SWY also holds a number of other advanced-level diamond prospects. The most promising of these is the group of eleven kimberlite bodies at Aviat on the Melville Peninsula, North of the aforementioned Churchill project. What really is really interesting about this project lately is the dense media separation results from January 2008 that reported a grade of 1.63 c/t from 20.6 t taken from the AV267 body, and included a 3.64 c stone. AV267 is a sheet-shaped body of macrocrystic hypabyssal kimberlite. Thus far, drilling has delineated AV267 to have an average thickness of 3 m and to extend at least 2000m along strike and 500 m down dip (dip angle is 8-20 degrees). This is similar to the body at Snap Lake. Kahuna at Churchill is also similar in deposit shape, but it is a vertical sheet instead of the subhorizontal one at Aviat. The project began as a JV with SWY, BHP Billiton, and Hunter Exploration Group (a private firm). Last month SWY acquired BHP’s share of the project, making the split now 90% SWY and 10% Hunter. SWY also have 100% of the marketing rights for any Aviat stones.
SWY made news a couple of years back due to its aggressive takeover of Ashton Mining Canada. The main gain in this for SWY was the acquisition of Ashton’s share in the Foxtrot Project. SWY also gets a lot of press coverage because of its CEO, Eira Thomas, a celebrity in the diamond exploration industry due to her part in the discovery of the Diavik mine working for the then-juniour exploration company Aber Diamonds (now Harry Winston Diamonds). Her background and media appeal have made her popular with the press in an industry where companies are usually run by stolid old white guys. The acquisition of Ashton did not only add just properties to the company, but talent as well. Tom McCandless, a renowned and well-published specialist on North American diamonds (read Barren Lands by Kevin Krajick), stayed on with SWY as a consultant after the takeover and is now their chief mineralogist. Matt Manson, formerly VP marketing/technical services & control for Aber (now Harry Winston), came into SWY through the acquisition of Contact Diamond Corporation and is now company president.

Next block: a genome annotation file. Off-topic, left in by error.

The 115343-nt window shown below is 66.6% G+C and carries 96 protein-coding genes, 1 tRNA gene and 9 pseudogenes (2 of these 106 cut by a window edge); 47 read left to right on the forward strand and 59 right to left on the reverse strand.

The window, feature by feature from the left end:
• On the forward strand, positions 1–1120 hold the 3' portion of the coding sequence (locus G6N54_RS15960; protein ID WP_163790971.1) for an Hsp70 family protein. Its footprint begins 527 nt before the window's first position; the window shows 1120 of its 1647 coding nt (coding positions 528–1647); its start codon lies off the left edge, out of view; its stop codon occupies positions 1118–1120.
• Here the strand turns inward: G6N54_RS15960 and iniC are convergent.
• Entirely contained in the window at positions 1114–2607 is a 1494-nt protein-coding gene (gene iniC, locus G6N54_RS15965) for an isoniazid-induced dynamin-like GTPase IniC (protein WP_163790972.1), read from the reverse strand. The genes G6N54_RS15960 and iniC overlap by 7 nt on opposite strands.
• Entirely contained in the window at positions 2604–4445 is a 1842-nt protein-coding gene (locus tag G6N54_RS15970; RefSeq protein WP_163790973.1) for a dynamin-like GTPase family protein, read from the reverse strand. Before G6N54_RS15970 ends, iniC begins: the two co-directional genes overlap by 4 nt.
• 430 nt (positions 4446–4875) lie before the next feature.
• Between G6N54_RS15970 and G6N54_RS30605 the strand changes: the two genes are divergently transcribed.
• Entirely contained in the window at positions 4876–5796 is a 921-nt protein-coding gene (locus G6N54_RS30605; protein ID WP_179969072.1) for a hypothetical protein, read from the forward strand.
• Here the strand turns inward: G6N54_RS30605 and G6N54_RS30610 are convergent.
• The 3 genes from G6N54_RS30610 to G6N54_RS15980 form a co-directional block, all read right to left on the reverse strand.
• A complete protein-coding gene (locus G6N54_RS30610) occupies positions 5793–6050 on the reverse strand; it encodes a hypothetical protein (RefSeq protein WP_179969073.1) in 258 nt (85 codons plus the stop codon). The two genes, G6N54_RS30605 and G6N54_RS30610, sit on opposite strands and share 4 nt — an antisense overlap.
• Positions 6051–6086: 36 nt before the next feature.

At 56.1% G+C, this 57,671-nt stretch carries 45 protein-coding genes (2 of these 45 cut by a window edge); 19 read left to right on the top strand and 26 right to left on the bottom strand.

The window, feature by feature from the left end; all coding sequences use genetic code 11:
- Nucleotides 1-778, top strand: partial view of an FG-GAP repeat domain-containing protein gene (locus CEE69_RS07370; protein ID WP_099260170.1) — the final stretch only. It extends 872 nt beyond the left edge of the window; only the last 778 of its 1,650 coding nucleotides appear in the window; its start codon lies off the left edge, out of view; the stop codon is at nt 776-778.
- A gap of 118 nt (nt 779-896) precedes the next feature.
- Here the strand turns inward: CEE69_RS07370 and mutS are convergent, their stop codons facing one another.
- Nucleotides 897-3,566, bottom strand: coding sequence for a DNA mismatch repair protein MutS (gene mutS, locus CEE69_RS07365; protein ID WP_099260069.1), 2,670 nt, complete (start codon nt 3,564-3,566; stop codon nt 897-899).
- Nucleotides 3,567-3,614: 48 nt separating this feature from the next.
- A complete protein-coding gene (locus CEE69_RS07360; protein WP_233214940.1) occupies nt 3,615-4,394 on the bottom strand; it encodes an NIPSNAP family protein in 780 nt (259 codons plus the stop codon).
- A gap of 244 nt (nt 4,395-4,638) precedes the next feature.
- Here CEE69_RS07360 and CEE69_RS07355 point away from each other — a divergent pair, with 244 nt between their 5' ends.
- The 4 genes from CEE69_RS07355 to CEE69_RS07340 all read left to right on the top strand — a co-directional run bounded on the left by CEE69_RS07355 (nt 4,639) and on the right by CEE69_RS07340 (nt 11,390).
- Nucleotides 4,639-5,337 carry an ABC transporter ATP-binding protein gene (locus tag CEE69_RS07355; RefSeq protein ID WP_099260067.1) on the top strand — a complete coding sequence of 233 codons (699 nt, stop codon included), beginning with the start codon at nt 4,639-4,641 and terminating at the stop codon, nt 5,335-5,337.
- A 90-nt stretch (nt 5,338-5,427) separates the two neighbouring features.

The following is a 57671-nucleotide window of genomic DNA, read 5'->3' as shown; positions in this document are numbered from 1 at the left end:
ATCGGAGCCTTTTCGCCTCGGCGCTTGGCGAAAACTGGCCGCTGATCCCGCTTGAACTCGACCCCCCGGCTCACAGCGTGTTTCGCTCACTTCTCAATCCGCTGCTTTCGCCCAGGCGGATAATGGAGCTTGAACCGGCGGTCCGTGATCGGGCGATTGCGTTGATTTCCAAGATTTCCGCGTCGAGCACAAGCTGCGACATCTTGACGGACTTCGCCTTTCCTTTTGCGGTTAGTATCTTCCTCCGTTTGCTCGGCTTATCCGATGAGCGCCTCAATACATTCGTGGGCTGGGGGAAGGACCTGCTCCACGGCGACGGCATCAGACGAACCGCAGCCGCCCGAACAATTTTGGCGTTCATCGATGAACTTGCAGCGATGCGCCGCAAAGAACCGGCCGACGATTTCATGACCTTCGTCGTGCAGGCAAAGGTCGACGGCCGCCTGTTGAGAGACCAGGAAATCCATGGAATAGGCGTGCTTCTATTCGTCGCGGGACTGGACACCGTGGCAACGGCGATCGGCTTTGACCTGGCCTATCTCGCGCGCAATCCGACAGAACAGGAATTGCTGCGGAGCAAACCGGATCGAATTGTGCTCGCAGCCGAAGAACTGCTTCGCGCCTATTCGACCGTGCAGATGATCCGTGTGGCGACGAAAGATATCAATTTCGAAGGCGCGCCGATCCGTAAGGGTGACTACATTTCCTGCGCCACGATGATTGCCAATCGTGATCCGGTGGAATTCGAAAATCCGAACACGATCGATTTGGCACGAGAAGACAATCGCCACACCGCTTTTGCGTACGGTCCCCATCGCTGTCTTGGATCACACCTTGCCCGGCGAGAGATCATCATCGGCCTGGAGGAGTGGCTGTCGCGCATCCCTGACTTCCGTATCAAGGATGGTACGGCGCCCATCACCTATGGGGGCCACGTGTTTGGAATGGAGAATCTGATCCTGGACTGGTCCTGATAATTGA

In spite of these promising results and experienced management, SWY, like most diamond juniours, has been beaten into the ground. With the price at a severe low, investors will either shy away or look at the situation as a buying opportunity. SWY previously has been the focus of a lot of vitriol on investor bulletin boards such as www.stockhouse.com due to its aggressive takeover of Ashton, but shareholder crankiness aside, this is not the cause of the perceived downside.
SWY’s number one project is Foxtrot, specifically Renard. As a mine becomes more of a distinct possibility, the need for financing becomes impossible to ignore. Road and electricity access must be established, buildings erected, and equipment purchased. This will likely cost into the hundreds of millions of dollars. As of January 31st, SWY had just under $18 million in cash and equivalents. Financing by dilution at current prices is unlikely, as management is a significant stockholder and do not want to see their equity devastated. That leaves turning to banks and the like for funds to construct the mine. The “subprime slime” that still sticks to financial institutions makes getting a loan far more difficult now than this time last year. However, considering the experience of the management and the premium nature of the properties, the choices made are likely to be in the best interests of the shareholders.
Disclaimer: The author holds 500 shares of SWY that he bought at $0.73/share and has only mildly freaked out about the price dropping to $0.37/share. This article is based on the personal opinions and experiences of the author. Please do your own due diligence when investing.